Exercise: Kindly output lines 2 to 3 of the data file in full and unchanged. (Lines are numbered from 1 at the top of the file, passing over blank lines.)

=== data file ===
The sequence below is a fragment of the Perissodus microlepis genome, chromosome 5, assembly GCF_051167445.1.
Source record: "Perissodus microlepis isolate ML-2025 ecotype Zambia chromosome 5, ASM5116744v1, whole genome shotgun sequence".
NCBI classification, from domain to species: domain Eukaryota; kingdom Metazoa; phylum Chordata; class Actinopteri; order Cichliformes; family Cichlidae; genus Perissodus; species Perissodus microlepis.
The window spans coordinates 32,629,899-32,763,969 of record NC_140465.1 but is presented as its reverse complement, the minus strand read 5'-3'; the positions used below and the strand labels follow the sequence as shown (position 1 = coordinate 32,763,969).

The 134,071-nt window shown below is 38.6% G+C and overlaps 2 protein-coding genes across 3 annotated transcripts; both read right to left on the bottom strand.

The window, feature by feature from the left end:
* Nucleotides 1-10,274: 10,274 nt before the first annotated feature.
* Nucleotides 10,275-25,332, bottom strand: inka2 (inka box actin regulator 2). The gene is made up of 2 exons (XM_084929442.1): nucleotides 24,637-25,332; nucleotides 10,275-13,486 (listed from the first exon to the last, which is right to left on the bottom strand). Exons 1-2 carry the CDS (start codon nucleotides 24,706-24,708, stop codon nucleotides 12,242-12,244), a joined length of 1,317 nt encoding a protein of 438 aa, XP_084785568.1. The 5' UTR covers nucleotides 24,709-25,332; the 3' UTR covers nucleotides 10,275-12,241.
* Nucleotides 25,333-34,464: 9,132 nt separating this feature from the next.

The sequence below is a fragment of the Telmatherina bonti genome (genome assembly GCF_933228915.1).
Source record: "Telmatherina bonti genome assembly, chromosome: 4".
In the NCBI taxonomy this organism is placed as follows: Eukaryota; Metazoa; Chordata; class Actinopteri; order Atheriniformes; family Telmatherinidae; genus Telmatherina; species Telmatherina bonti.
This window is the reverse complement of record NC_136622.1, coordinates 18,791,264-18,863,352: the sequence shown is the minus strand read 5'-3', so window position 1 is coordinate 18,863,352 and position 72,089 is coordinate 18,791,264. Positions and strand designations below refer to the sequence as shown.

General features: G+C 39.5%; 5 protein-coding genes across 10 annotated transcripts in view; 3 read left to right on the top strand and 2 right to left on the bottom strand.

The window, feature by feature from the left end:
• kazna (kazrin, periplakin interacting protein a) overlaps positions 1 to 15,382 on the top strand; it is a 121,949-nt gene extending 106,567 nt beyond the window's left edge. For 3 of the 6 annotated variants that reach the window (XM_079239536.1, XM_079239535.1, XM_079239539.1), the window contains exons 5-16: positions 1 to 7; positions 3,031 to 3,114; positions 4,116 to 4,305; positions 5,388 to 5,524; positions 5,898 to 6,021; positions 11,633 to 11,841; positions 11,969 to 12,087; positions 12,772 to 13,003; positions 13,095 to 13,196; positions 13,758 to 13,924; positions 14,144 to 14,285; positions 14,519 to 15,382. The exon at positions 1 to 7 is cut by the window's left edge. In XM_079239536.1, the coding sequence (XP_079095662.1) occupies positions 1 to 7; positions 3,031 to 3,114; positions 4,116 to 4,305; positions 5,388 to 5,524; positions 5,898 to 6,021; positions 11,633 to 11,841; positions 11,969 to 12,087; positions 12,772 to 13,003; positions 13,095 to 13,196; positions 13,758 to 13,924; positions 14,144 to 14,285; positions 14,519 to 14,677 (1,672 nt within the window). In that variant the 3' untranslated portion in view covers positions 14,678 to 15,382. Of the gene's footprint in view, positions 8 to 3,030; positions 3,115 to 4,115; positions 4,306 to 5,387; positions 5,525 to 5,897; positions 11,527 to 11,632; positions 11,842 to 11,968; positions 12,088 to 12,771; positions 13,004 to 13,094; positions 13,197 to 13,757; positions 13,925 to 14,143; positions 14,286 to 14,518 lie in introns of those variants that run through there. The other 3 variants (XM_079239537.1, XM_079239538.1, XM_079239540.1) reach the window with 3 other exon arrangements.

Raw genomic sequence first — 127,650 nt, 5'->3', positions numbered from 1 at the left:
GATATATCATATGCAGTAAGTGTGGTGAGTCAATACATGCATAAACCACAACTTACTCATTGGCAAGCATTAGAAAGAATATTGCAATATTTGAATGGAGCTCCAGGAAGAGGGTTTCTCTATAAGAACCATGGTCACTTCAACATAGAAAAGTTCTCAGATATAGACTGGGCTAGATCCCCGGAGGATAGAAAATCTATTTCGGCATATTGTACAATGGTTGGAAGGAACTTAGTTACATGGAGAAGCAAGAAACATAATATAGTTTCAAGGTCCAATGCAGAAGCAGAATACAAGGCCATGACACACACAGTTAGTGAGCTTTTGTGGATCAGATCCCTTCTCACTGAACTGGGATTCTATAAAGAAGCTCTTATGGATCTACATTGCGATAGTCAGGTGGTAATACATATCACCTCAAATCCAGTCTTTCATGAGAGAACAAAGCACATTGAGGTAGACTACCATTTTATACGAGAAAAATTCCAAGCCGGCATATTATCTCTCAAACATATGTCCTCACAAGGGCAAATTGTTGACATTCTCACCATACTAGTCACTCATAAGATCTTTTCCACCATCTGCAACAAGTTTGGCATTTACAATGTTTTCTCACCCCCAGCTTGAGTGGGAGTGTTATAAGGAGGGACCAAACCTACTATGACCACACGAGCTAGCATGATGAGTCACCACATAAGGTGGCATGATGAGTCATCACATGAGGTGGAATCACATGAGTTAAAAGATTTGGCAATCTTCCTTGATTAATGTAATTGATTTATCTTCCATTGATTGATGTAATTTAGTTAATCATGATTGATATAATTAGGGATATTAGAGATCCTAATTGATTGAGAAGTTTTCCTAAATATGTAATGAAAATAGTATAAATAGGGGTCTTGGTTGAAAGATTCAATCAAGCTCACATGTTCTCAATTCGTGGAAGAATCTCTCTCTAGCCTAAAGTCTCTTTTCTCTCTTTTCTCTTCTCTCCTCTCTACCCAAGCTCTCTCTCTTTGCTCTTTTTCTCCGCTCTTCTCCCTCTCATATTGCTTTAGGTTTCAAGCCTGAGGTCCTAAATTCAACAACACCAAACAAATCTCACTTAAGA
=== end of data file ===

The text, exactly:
Source record: "Perissodus microlepis isolate ML-2025 ecotype Zambia chromosome 5, ASM5116744v1, whole genome shotgun sequence".
NCBI classification, from domain to species: domain Eukaryota; kingdom Metazoa; phylum Chordata; class Actinopteri; order Cichliformes; family Cichlidae; genus Perissodus; species Perissodus microlepis.